“You win some, you lose some. Well… you lose most,” Sunny said, reacting to our latest unsuccessful experiment. We frown at the lab bench briefly before laughing at the silliness of the situation. Sunny shrugs, standing by his statement and commenting on the nature of grad school as he reminds me that we put in our best effort.
That’s Sunny, for you. As a senior PhD student in my lab group, he’s a certified expert on the struggles of grad school. He’s a lone theory buff in a department of hackers. Sunny often provides a much needed reality check on what grad school is and what hurdles lie ahead, and he does not hesitate to share any of the frustrations he faces regularly. He’s also one of my biggest role models here at MIT.
When I first met Sunny, I was sometimes taken aback by his cynicism (“9.9 out of 10 things don’t work, Bianca”). Sunny provides a mix of sarcasm, sheer excitement, reliable support, and silly puns. He pokes fun at many of the ridiculous and frustrating experiences that pop up in our daily lives. Today we were discussing the mind-boggling process of trying to draw a series of concentric circles with equal spacing for a presentation and how much time was spent doing so.
Sunny is one of the funniest and smartest people I’ve met at MIT, but it’s his genuine kindness that really makes him shine. Hardly a day goes by without me asking him a series of questions about how I should proceed with some aspect of my work or life. He genuinely cares about the other members of our group and our department.
Sunny is quick to volunteer to help other group members with tasks as mundane as moving a table and as complex as explaining the physical underpinnings of holography without batting an eyelid.
He provides guidance on research questions and nudges me when I need to be challenged. I often brainstorm with Sunny, or run experiment ideas by him even if the topic does not fall in his core area of expertise. He can be critical when I need that feedback, and supportive when I’m struggling with imposter syndrome.
Most importantly, Sunny is my friend. We commiserate, wait at airports together, organize GetFit teams, go to career fairs, and encourage one another to stay motivated and stick to our to-do lists.
His influence has expanded past research: Sunny is able to answer practical questions about career planning, program requirements, and the reality of grad school life much more effectively than a formal mentor might be. We talk about current events, complain about the weather, and discuss our favorite places to eat in Boston.
Despite his kindness, it sometimes feels like Sunny gets overlooked. He’s patient and humble, and his work doesn’t always translate into a polished video or a snappy tagline as easily as some of the work around us. He is an unassuming expert in his field. I’ve often seen random people wander into our office to ask questions, and Sunny will patiently spend an hour steering them in the right direction and connecting them to useful resources.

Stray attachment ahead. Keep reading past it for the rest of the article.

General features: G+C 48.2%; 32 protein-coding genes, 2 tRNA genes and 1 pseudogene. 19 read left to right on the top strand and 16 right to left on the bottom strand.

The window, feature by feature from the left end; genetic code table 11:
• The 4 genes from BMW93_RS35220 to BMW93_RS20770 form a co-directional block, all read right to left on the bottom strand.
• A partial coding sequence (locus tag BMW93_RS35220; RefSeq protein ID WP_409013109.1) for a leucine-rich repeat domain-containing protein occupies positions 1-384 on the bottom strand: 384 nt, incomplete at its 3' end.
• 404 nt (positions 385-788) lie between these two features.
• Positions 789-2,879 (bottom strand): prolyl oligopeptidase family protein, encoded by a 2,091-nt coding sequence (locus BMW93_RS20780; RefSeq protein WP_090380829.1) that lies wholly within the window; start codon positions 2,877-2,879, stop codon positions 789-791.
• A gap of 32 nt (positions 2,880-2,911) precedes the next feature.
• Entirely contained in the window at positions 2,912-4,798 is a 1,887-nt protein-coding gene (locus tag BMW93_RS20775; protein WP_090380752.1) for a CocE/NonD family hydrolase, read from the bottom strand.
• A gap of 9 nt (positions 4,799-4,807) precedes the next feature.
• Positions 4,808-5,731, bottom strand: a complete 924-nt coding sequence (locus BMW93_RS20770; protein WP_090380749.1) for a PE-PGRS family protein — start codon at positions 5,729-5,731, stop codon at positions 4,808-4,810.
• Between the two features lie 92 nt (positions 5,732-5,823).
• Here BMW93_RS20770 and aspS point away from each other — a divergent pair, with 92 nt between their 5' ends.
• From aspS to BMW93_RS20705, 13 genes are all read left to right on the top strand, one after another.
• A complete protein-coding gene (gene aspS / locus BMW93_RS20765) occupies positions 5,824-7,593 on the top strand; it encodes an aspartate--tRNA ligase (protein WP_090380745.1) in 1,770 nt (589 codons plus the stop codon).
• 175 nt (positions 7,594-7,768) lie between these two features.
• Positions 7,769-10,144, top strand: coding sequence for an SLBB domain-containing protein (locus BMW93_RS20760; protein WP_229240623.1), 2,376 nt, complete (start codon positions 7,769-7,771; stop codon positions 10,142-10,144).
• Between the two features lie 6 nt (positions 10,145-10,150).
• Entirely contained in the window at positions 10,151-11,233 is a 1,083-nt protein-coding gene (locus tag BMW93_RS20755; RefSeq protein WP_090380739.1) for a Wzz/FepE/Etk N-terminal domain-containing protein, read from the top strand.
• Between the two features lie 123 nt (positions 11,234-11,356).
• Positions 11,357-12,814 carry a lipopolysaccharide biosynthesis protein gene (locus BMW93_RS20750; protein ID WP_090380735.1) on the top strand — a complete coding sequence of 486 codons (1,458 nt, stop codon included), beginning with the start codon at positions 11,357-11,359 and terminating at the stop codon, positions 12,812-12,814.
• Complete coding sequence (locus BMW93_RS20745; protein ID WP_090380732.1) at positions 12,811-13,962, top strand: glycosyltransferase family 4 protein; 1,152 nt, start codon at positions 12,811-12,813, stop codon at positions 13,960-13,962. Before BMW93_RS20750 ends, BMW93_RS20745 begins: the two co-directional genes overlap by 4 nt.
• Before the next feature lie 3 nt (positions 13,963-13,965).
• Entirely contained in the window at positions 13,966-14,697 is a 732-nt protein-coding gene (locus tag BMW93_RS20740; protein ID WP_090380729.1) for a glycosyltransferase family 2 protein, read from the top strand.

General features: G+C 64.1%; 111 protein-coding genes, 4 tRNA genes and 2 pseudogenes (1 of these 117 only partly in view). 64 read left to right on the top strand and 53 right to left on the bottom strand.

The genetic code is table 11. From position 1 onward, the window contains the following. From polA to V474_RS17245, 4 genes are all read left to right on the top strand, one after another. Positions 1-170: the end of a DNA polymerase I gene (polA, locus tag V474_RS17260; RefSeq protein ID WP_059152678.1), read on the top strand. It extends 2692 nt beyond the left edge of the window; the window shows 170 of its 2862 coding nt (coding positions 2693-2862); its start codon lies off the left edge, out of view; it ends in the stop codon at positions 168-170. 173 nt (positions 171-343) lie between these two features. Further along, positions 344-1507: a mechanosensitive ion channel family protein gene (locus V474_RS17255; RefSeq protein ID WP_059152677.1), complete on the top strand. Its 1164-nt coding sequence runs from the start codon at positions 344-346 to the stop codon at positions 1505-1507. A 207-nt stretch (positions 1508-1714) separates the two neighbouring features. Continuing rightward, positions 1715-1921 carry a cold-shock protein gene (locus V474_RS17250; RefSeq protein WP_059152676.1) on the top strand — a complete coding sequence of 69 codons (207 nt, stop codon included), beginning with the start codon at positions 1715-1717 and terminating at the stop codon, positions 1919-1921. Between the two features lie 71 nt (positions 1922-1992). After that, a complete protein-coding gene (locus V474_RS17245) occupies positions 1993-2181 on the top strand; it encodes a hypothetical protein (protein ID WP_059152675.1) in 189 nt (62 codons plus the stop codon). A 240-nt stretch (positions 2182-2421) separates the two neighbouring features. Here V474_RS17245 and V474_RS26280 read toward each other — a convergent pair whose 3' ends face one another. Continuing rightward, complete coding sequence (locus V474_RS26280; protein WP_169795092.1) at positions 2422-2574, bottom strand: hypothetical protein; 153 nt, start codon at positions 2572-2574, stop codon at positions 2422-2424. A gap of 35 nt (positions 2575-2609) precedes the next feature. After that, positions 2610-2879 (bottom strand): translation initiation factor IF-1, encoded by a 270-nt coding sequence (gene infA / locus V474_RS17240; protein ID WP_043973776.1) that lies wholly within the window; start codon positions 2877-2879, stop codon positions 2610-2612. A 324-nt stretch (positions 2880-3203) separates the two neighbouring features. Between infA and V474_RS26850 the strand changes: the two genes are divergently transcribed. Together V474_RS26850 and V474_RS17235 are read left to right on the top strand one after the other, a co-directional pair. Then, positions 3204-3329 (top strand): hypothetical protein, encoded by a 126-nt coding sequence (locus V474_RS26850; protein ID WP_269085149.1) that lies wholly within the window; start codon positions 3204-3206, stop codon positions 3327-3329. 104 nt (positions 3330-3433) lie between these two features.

As I’ve learned more about Sunny and his experiences at MIT, I’m more and more impressed by the grace, optimism, and dedication with which he approaches his work and his life, despite the many obstacles he has faced personally and professionally.
During orientation, we were repeatedly encouraged to find mentors, committee members, and advisors to guide us and help us grow. I felt immense pressure to find a fantastic mentor; someone who knows all the answers, has a formal method, and could identify the next big problems in my field. I’ve found myself struggling to figure out how to encourage my advisor to give me more feedback or racking my brain to find someone in my field who could give me the edge I need to produce excellent research. I’ve fretted over my slowly developing research skills.
When thinking about committees and advisors, it’s incredibly appealing to seek one of the biggest names in your field, especially at a place like MIT that is populated by brilliant professors. On the surface this seems like the right career move, but often, what you really need is the person who will watch puppy videos with you, encourage you when you’re hesitating to step up, and commiserate with you as you complain about the futility of it all.
Eventually I learned the secret: I don’t necessarily need a big shot professor to help me learn. I have an even better resource: Someone who genuinely cares about my personal development and is readily accessible to lead by example. The most meaningful relationships I’ve forged at MIT are the ones with my peers and older students like Sunny.
I’ve learned effective research methods by taking an interest in the projects that my friends are conducting, I’ve found collaborators by grabbing coffee with a classmate and discovering shared interests, and perhaps most importantly, I’ve struggled through the difficult days with my peers by my side. Ultimately these are the people who bring richness and depth to my experience at MIT.
Sunny didn’t become my mentor through any formal search or mentorship program. I simply asked a lot of questions and found him to be incredibly receptive. When a spot opened up in the four-person office in the corner of my group, he and another student encouraged me to pick a desk there. I have been able to learn from his example, troubleshoot with him when necessary, and gain some insight into the progression of graduate students.
The night before his thesis proposal presentation, Sunny spent over half an hour teaching me how to make animations for my first conference presentation. Along the way, I handed him a postcard to help encourage him to write to his senators to express his frustration with recent events.